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Europe close: Stocks buoyed by hopes of more ECB QE

European stocks finished the session with moderate gains after European Central Bank chief Mario Draghi hinted at a possible extension of quantitative easing. The benchmark Stoxx Europe 600 index edged higher by 0.19%, Germany’s DAX was up 0.52% and France’s CAC 40 was 0.44% stronger. Speaking after the ECB’s policy meeting, Draghi said that an “abrupt ending” to QE was “unlikely”

Commenting on Draghi’s remarks, Philippe Gudin and Antonio Garcia Pascual at Barclays Research said: “we believe that members have a preference to wait until December, when they will have updated macroeconomic projections and the conclusions of relevant committees working on QE implementation. “Based on today’s remarks by President Draghi, we continue to believe the ECB will eventually extend the asset purchase programme by 6-9 months, and announce the relaxation of some technical parameters of QE at its December meeting. The pace of future asset purchases may, however, not be decided at the same time, and could be announced only at the March meeting, depending on economic information available at that time.”

Meanwhile, oil prices retreated following a strong rally in the previous session after data from the US Energy Information Administration showed a surprise 5.2m drawdown in crude inventories to 468.7m barrels last week and amid growing expectations of an OPEC-led production cut. West Texas Intermediate was down 1.85% to £50.89 a barrel and Brent crude was off 2.1% at £51.60. By the closing bell, euro/dollar was down 0.36% to £1.0934.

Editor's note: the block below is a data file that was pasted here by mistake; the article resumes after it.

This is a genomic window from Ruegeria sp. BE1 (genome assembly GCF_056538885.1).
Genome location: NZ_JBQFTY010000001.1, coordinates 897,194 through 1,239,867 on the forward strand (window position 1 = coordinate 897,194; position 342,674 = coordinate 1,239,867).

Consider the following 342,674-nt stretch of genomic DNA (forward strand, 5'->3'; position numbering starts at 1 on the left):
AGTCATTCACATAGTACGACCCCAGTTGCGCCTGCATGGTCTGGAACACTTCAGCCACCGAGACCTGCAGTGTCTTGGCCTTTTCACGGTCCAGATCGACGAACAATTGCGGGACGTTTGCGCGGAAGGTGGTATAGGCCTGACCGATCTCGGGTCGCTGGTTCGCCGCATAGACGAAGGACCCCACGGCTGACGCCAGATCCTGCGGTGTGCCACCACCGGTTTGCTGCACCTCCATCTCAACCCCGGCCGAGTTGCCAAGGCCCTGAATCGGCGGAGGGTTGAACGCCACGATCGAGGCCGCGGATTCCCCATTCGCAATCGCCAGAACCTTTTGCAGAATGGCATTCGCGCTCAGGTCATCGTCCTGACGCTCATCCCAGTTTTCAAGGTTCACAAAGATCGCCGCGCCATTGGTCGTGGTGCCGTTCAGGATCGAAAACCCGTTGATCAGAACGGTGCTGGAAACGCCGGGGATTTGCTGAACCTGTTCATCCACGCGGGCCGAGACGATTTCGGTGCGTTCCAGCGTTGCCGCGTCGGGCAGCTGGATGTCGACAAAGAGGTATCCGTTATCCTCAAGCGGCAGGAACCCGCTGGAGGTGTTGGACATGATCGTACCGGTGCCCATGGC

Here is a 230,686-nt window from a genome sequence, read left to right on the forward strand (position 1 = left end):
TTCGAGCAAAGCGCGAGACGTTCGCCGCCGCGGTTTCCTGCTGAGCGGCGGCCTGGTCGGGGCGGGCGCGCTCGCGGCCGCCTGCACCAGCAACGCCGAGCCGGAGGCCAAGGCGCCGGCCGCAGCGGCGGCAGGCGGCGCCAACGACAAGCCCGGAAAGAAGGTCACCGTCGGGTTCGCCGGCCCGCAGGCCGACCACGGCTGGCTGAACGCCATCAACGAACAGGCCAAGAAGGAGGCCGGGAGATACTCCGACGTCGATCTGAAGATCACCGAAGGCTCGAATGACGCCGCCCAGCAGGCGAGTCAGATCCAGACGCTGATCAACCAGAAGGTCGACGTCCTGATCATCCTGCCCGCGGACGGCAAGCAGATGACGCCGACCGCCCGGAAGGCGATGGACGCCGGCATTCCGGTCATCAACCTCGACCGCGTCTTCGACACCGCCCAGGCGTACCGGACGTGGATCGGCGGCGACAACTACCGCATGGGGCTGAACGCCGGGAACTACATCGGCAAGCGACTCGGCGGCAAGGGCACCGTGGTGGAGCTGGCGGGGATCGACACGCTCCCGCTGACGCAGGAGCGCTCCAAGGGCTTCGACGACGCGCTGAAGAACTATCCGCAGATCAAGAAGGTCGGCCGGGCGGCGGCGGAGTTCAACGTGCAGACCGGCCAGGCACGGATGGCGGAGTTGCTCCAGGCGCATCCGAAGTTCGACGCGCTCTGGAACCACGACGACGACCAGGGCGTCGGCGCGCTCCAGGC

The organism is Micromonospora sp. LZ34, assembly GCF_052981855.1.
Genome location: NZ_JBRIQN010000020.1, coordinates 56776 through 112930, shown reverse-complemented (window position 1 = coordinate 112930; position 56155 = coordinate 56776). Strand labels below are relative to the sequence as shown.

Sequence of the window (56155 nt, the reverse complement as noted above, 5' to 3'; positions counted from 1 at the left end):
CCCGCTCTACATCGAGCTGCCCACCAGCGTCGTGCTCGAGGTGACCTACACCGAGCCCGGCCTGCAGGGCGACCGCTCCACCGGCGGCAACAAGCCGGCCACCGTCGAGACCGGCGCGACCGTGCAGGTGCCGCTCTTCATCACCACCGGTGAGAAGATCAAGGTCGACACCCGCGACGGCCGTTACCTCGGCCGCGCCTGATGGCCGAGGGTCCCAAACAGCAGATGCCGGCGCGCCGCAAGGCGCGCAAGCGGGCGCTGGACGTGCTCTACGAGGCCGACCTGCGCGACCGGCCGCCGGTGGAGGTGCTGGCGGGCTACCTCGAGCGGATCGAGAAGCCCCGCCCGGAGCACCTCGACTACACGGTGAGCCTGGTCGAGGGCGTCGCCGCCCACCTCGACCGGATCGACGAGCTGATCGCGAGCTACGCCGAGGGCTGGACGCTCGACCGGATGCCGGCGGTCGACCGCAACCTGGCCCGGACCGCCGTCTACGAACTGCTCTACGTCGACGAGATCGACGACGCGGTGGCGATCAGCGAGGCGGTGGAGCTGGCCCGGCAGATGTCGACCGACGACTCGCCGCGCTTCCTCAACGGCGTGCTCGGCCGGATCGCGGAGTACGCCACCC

In corporate news, Deutsche Lufthansa flew higher after upping its profit target for the year on the back of better-than-expected business bookings. Switzerland’s Roche nudged up a touch as it reported a 3% rise in third-quarter sales and confirmed its outlook for 2016. London Stock Exchange ticked up after it reported a rise in income and revenue for the three months to the end of September.

Rio Tinto drifted lower after lowering its iron ore shipment guidance slightly after it fell 5% the third quarter, reduced by port and rail maintenance. Swiss food and drinks group Nestle fell after cutting its outlook for the year amid declining food prices. French advertising agency Publicis lost ground as its third-quarter sales growth missed analysts’ expectations.

Anglo-Swiss miner Glencore slipped after announcing plans to sell its rail coal haulage business in the New South Wales Hunter Valley for £1.14bn to Genesee & Wyoming Australia.



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